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Monday, July 27, 1998
The president wants to get the information that the grand jury needs.
Rahm Emanuel, senior White House adviser, discussing the subpoena issued by Independent Counsel Ken Starr
- Today is the two-year anniversary of a bomb exploding in Centennial Olympic Park during the 1996 Summer Games.
- On Tuesday, July 28, a celebration marking the 70th anniversary of Gerber Baby food is scheduled in New York with Ann Turner Cook, the original Gerber Baby, attending.
- On Wednesday, July 29, U.S. Secretary of State Madeleine Albright is scheduled to visit Papua New Guinea to offer support as the South Pacific country tries to recover from a devastating a tidal wave.
- On Thursday, July 30, the Romance Writers of America are scheduled to begin their national convention in Los Angeles.
- On Friday, July 31, President Clinton is tentatively scheduled to travel to East Hampton, New York, for DNC fund-raising events.
On July 27, 1953, an armistice agreement ending the Korean War was signed. Learn more about the Korean War. Click here.
- Today is the 45th anniversary of the Korean War Armistice.
- The U.S. Department of Foreign Affairs, forerunner of the State Department, was established on this day in 1789.
- Figure skating champion Peggy Fleming is 50.
- Singer Bobbie Gentry is 56
- Singer Maureen McGovern is 49.
- Director Betty Thomas is 50
- Actor James Victor is 59.
- TV producer Norman Lear is 76.
In 1054, Siward of Northumbria and Malcolm defeated Macbeth at
Dunsinane, a peak in Scotland.
In 1214, Philip II of France beat an allied English, Flemish
and German army under Otto IV, the Holy Roman Emperor, at the
Battle of Bouvines. This broke up the coalition and secured
In 1540, Thomas Cromwell, principal adviser to King Henry VIII of England, was executed for treason.
In 1675, Henri de Turenne, French military leader in the
Thirty Years' War, was killed during the Battle of Sasbach
during the Dutch War.
In 1689, General Mackay led troops loyal to William of Orange
to subdue the Scottish Jacobites under Dundee. The royal troops
were utterly routed at the following Battle of Killiecrankie and
over 2,000 were killed.
In 1742, The Peace of Berlin between Empress Maria Theresa of
Austria and Prussia ended the first Silesian War.
In 1768, Charlotte Corday, assassin of French revolutionary
Jean-Paul Marat (murdered July 13, 1793), born.
In 1824, Alexandre Dumas Jr., son of the French author of
"The Three Musketeers," born. He wrote 16 plays including "Le
Fils Naturel," and the novel "La Dame aux Camelias."
In 1835, Giosue Carducci was born. Considered Italy's national
poet, he won the Nobel Prize for Literature in 1906.
- In 1866, a transatlantic cable laid by the steamer Great
Eastern established reliable communication by telegraph between
the United States and England.
In 1866, The Danish constitution was altered in favor of the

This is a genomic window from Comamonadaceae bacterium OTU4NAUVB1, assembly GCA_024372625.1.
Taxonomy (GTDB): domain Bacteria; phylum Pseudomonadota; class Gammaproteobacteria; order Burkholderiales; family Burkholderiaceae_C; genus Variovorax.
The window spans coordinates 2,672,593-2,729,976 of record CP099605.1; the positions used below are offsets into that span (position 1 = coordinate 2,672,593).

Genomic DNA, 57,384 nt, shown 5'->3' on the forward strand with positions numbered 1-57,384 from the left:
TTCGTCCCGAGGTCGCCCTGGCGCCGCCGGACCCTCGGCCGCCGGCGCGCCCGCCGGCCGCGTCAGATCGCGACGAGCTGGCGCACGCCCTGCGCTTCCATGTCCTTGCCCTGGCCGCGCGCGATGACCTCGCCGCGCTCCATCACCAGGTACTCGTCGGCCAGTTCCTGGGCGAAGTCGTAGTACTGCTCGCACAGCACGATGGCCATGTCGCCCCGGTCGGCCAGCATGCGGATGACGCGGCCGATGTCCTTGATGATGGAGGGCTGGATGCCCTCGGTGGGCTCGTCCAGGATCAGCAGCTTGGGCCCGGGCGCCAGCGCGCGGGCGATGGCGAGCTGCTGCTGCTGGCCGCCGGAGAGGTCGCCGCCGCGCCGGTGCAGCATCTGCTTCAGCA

king and the upper house.
In 1870, Hilaire Belloc, British writer and poet, born in
France, best known for his "Bad Child's Book of Beasts" and
- In 1877, Hungarian composer Erno Dohnanyi born. He wrote the
popular "Variations on a Nursery Song" and became an eminent
concert pianist. One of the architects of 20th-century Hungarian
music, he championed the music of Bartok and Kodaly.
In 1921, Canadians Sir Frederick Banting and Charles Best
isolated insulin for the first time. It proved an effective
treatment for diabetes.
In 1946, Gertrude Stein, U.S. novelist who wrote "The
Autobiography of Alice B. Toklas," died.
In 1954, Britain and Egypt initialled an agreement to end
British occupation of the Suez Canal Zone.
In 1955, Austria regained its sovereignty after 17 years of
occupation by foreign troops.
In 1970, Antonio de Oliviera Salazar died. Portuguese
politician who became prime minister in 1932 and ruled as
dictator until suffering a stroke in 1968.
In 1976, after four years of intermittent tension, Britain
broke off diplomatic relations with Uganda, the first time in 30
years that a British government had taken such a drastic step
against another country.
In 1980, Mohammed Reza Pahlavi died of cancer while in exile
in Egypt. The Shah of Iran from 1941, he lost control of his
country and fled in 1979, when revolutionary leader Ayatollah
Khomeini succeeded him.
In 1984, James Mason, English actor of stage and screen, died.
He had a long career in films including "Odd Man Out," "A
Star is Born" and "The Shooting Party."
In 1989, Christer Pettersson was found guilty and jailed for
life for the 1986 murder of Swedish Prime Minister Olof Palme.
He was later acquitted and the crime has remained unsolved.
In 1990, Belarus declared its independence from the Soviet
In 1992, voters in the Seychelles gave Socialist President
Albert Rene an overwhelming victory in the island's first
multi-party poll in 16 years.
In 1993, in Geneva, the leaders of Bosnia's Serbs, Croats and
Muslims met face to face for the first time in three months to
press rival plans for the division of their war-ravaged state.
In 1996, during the Olympic Games in Atlanta a bomb exploded
in an entertainment park, killing two and wounding 110.
In 1996, Indonesia was rocked by its worst riots for over 20
years when police stormed the headquarters of the Indonesian
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